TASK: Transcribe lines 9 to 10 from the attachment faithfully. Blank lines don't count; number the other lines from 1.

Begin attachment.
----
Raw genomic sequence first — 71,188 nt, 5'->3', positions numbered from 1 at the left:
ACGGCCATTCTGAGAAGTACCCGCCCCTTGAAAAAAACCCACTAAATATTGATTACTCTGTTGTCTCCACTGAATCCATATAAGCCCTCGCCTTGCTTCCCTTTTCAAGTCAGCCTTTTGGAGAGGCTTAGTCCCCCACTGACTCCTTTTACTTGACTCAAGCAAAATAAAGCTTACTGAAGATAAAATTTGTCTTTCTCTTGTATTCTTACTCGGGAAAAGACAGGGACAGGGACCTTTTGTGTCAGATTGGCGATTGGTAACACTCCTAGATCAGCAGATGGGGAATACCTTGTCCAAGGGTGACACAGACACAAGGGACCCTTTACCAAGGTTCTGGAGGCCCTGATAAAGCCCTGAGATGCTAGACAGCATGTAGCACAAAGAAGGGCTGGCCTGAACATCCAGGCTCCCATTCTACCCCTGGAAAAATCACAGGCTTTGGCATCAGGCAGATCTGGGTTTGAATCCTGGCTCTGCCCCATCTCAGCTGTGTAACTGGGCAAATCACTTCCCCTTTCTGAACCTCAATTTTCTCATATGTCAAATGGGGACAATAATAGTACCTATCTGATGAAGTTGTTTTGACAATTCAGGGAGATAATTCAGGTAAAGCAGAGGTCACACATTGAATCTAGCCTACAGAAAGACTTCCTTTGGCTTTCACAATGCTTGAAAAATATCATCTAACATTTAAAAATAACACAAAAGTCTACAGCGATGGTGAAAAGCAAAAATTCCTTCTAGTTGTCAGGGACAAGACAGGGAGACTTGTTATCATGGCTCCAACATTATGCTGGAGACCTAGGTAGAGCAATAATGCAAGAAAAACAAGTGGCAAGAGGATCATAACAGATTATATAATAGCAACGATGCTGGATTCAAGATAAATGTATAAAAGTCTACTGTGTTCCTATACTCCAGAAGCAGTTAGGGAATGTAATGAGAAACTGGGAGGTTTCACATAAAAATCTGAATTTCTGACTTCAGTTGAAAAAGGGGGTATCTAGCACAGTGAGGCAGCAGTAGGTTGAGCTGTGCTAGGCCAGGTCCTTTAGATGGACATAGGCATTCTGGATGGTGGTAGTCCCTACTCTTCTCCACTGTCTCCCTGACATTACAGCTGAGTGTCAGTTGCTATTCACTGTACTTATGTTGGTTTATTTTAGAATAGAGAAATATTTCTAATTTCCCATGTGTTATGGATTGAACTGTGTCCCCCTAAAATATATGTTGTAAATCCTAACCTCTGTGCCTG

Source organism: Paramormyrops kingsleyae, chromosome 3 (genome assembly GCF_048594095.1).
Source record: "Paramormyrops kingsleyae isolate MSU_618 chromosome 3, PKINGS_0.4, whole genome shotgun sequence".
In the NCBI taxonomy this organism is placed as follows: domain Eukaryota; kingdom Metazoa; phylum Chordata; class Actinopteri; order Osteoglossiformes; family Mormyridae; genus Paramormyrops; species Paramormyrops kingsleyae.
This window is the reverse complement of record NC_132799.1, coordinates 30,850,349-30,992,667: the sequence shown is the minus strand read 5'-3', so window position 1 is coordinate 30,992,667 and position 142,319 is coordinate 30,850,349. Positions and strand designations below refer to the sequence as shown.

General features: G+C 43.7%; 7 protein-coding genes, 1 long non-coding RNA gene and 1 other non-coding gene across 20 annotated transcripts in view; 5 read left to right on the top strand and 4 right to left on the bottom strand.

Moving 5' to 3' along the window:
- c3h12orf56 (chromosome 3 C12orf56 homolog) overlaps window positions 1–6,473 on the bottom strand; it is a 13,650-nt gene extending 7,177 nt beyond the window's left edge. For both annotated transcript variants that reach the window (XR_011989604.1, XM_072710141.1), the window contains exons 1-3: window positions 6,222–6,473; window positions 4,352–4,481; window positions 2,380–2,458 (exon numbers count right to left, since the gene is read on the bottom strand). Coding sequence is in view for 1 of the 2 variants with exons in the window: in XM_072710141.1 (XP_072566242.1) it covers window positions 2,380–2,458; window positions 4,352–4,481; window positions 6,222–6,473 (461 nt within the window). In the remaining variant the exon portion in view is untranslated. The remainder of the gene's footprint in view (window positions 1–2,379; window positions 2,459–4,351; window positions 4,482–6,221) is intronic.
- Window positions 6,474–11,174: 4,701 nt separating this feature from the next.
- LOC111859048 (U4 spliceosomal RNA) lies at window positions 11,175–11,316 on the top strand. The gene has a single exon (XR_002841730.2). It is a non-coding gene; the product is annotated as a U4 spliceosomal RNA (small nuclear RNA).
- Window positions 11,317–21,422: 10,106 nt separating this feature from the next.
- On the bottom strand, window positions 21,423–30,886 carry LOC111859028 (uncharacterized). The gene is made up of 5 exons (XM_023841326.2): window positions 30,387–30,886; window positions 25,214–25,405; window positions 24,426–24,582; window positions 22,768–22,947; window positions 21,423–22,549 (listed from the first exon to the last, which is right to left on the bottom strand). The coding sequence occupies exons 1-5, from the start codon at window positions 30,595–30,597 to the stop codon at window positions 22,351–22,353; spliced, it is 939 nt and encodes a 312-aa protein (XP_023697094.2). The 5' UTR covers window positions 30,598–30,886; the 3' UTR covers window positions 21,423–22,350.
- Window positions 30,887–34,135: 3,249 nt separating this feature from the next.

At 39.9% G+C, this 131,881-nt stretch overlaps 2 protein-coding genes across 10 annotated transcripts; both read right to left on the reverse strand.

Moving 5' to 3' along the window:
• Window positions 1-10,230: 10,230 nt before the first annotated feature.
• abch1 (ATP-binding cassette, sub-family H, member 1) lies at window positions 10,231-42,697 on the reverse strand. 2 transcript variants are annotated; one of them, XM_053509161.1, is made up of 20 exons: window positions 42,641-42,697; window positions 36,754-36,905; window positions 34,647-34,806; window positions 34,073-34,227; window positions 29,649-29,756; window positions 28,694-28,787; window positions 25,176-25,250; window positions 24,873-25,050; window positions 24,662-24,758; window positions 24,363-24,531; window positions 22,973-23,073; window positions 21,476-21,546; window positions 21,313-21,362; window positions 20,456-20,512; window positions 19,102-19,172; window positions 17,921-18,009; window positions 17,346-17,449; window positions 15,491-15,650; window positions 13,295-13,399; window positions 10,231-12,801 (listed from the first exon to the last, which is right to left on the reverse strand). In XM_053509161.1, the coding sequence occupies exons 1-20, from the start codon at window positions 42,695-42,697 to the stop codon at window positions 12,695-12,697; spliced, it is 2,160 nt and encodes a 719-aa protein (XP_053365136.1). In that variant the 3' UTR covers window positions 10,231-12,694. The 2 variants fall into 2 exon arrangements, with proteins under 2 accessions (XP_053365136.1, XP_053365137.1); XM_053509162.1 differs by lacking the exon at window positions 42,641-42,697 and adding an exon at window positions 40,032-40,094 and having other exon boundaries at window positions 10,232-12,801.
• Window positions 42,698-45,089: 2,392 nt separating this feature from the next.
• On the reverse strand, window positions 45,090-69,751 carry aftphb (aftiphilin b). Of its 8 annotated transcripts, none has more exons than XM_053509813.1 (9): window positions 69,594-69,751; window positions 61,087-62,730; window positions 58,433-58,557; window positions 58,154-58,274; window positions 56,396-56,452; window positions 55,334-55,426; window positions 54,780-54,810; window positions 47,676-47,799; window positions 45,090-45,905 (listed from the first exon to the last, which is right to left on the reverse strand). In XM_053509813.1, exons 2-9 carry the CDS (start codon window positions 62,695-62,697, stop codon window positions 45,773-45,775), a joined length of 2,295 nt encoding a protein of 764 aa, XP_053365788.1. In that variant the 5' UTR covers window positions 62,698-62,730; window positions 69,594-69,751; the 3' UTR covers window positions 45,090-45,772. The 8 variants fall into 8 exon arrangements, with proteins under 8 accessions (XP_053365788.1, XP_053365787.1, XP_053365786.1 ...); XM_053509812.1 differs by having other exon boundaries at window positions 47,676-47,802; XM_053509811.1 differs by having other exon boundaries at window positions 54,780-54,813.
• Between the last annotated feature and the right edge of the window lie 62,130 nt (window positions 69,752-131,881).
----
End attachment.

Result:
- c3h12orf56 (chromosome 3 C12orf56 homolog) overlaps window positions 1–6,473 on the bottom strand; it is a 13,650-nt gene extending 7,177 nt beyond the window's left edge. For both annotated transcript variants that reach the window (XR_011989604.1, XM_072710141.1), the window contains exons 1-3: window positions 6,222–6,473; window positions 4,352–4,481; window positions 2,380–2,458 (exon numbers count right to left, since the gene is read on the bottom strand). Coding sequence is in view for 1 of the 2 variants with exons in the window: in XM_072710141.1 (XP_072566242.1) it covers window positions 2,380–2,458; window positions 4,352–4,481; window positions 6,222–6,473 (461 nt within the window). In the remaining variant the exon portion in view is untranslated. The remainder of the gene's footprint in view (window positions 1–2,379; window positions 2,459–4,351; window positions 4,482–6,221) is intronic.
- Window positions 6,474–11,174: 4,701 nt separating this feature from the next.